Finding Sky by Joss Stirling (October 2010, OUP Oxford, ISBN: 0192732137)
First Line: The car drew away, leaving the little girl on the verge.
Review: I loved Finding Sky so much I kept putting it down so I didn't get to the end.
Sky Bright moves from Richmond (England) with her adoptive parents Sally and Simon to Wrickenridge in Colorado where her artistic parents have a one year job as artists-in-residence in the new arts centre.
Sky was abandoned at an early age and went through many homes and foster carers, with no memory of who she was and unable to speak, until the Brights rescued her. Sky is quite reserved and fights to remain normal, as from time to time she sees coloured auras around people, which she suppresses.
She hasn't been at school long until, Zed Benedict, the bad boy of the school catches her eye. He takes little interest in her until she ticks him off in front of his friends and then a football match where he allows her to make a save makes him realise that Sky's his destiny. For Zed is a savant and he must make Sky realise that she is his soulfinder, the one that will complement and complete him. Sky struggles with this knowledge and becomes embroiled in the dangerous secrets of Zed's family, which leads to violence and pain. Will Sky accept the truth about herself and Zed or will she run from the possibility of getting emotionally hurt again?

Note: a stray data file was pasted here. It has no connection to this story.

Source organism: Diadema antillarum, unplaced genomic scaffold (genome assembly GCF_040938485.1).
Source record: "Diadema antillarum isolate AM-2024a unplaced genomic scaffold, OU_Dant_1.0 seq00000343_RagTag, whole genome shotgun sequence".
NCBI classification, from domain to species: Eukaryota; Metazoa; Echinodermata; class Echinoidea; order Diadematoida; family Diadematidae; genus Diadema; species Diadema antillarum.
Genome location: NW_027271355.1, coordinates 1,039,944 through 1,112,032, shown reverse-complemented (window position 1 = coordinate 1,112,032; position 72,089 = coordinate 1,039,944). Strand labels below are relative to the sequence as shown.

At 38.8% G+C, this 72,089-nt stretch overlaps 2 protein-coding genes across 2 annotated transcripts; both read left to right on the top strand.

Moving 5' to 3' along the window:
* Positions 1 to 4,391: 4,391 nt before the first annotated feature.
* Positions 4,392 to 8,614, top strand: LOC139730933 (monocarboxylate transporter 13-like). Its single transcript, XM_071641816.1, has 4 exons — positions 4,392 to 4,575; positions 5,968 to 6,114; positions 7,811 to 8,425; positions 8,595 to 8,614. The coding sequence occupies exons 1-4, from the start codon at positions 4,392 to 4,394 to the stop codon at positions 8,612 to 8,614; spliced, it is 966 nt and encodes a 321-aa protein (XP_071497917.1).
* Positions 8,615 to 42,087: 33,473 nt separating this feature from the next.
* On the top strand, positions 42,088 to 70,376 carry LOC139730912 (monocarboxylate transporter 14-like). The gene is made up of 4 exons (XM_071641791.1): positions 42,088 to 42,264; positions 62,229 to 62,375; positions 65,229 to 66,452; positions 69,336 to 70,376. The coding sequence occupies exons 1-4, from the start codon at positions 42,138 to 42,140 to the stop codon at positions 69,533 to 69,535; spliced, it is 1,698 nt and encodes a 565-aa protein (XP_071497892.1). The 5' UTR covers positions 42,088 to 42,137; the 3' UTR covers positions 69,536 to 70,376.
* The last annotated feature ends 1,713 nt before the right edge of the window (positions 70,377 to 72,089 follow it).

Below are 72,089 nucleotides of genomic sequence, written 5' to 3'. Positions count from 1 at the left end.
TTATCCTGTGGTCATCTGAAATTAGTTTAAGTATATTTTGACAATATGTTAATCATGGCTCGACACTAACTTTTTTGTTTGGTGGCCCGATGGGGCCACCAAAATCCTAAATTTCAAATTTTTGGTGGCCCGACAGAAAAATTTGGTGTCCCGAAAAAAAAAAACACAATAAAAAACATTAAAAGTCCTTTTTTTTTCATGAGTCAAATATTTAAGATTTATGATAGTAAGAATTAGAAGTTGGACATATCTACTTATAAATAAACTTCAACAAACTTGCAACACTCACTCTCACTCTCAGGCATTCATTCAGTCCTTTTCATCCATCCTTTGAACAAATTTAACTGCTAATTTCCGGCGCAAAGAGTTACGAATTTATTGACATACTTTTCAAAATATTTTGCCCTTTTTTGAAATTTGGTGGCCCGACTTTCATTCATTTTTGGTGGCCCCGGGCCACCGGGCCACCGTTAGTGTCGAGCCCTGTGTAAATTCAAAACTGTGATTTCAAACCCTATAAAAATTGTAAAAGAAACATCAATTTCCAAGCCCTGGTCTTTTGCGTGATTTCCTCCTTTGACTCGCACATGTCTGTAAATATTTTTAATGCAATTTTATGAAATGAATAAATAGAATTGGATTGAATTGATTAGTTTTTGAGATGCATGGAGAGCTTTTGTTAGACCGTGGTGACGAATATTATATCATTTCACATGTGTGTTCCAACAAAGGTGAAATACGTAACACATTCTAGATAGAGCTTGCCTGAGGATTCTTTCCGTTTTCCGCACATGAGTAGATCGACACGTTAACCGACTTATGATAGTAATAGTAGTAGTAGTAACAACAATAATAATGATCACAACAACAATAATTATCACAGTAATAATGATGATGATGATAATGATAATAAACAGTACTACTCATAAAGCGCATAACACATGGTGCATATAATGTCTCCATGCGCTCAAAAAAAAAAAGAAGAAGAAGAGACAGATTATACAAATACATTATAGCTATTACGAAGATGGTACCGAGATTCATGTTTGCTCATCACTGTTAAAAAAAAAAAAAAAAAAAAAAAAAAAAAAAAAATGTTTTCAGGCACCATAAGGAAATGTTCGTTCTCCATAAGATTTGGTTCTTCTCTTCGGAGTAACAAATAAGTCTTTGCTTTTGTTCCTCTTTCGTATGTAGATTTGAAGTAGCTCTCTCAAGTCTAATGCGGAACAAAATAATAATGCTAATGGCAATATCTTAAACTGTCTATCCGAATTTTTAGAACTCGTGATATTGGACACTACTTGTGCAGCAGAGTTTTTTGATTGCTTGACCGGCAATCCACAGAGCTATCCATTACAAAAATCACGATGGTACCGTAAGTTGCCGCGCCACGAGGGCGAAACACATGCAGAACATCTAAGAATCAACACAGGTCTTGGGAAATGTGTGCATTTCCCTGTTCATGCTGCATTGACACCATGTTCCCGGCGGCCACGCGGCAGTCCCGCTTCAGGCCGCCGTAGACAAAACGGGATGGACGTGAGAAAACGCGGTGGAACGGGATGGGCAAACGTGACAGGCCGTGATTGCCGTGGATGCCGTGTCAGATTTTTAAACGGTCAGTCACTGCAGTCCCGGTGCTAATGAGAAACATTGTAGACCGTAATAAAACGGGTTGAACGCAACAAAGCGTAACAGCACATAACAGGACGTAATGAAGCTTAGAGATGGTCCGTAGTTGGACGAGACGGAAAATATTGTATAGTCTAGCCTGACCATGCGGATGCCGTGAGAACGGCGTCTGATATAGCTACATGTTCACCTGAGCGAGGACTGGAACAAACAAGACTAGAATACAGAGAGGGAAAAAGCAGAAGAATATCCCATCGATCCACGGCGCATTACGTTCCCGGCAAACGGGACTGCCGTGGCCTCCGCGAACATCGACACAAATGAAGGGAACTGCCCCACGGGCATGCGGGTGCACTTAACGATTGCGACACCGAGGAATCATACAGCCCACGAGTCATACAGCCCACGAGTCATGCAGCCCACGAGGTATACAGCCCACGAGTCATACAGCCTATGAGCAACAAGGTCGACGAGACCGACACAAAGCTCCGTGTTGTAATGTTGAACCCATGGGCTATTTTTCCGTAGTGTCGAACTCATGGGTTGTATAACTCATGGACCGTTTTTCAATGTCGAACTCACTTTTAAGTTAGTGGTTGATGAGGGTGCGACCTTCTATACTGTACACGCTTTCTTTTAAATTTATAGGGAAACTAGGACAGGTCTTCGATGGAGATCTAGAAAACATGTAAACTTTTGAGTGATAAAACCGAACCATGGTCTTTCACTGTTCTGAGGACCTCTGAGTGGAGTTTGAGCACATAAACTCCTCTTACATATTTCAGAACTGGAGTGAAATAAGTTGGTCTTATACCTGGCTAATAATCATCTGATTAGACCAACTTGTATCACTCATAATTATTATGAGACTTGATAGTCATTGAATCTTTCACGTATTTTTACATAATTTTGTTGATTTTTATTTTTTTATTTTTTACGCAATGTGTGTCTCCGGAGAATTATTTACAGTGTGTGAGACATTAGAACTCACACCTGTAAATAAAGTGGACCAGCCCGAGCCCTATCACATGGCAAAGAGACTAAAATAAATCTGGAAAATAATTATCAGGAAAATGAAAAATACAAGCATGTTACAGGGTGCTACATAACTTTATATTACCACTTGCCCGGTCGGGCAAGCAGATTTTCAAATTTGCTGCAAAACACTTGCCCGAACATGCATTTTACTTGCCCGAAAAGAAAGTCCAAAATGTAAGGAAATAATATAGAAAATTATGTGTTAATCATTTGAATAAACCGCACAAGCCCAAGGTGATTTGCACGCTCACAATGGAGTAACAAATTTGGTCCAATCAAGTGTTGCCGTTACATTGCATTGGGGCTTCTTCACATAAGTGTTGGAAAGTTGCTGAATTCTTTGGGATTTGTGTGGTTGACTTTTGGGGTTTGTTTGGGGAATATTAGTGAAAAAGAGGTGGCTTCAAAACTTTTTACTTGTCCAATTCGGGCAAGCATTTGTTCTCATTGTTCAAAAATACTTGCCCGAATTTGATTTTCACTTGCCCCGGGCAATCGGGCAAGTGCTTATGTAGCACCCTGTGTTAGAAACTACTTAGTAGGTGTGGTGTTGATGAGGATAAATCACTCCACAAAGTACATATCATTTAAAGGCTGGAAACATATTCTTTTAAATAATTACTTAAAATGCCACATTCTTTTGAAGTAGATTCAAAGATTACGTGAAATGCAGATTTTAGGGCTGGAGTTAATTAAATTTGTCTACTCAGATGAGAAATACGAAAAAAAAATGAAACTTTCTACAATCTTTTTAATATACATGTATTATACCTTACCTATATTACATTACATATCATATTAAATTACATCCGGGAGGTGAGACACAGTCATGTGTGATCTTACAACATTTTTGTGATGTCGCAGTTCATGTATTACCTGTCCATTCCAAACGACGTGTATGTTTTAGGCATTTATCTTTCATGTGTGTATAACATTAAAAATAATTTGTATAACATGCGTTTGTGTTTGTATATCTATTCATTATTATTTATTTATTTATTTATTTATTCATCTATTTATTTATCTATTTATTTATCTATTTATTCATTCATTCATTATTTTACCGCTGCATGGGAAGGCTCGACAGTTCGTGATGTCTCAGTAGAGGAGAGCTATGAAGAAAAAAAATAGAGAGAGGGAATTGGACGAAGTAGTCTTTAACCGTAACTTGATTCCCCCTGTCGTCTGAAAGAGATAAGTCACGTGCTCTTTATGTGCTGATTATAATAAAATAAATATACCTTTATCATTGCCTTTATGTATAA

By inventing the concept of a soulfinder, the author gives a good reason why her couple should stay together forever, as it's mentioned a couple of times that teenage sweetheart relationships often don't last. The banter between Zed and Sky seems very natural and sweet. They seem quite mature for their age as they have had to grow up early with what they've both seen and gone through.
Along with the great central relationship, there is the mythology of the savants (these savants are not like Dustin Hoffman in Rain Man) - whose skills include telepathy and telekinesis. There are also action sequences with some serious bad guys, which are rather scary. I liked how the author didn't make Sky a "superhero" at the first opportunity, rather, allowing Sky to find her own way at a slower pace. I loved the setting of the Rockies where we get Sky's English perspective on an American setting. I loved her new friends who were incredibly supportive of the new girl. Basically I loved this book and it's one of my, if not the, favourite reads of 2010. There is to be a sequel, set in the same universe - Zed has six brothers and the next book I understand is about his older brother, Yves.
Joss Stirling is a pen-name for Julia Golding who also writes as Eve Edwards.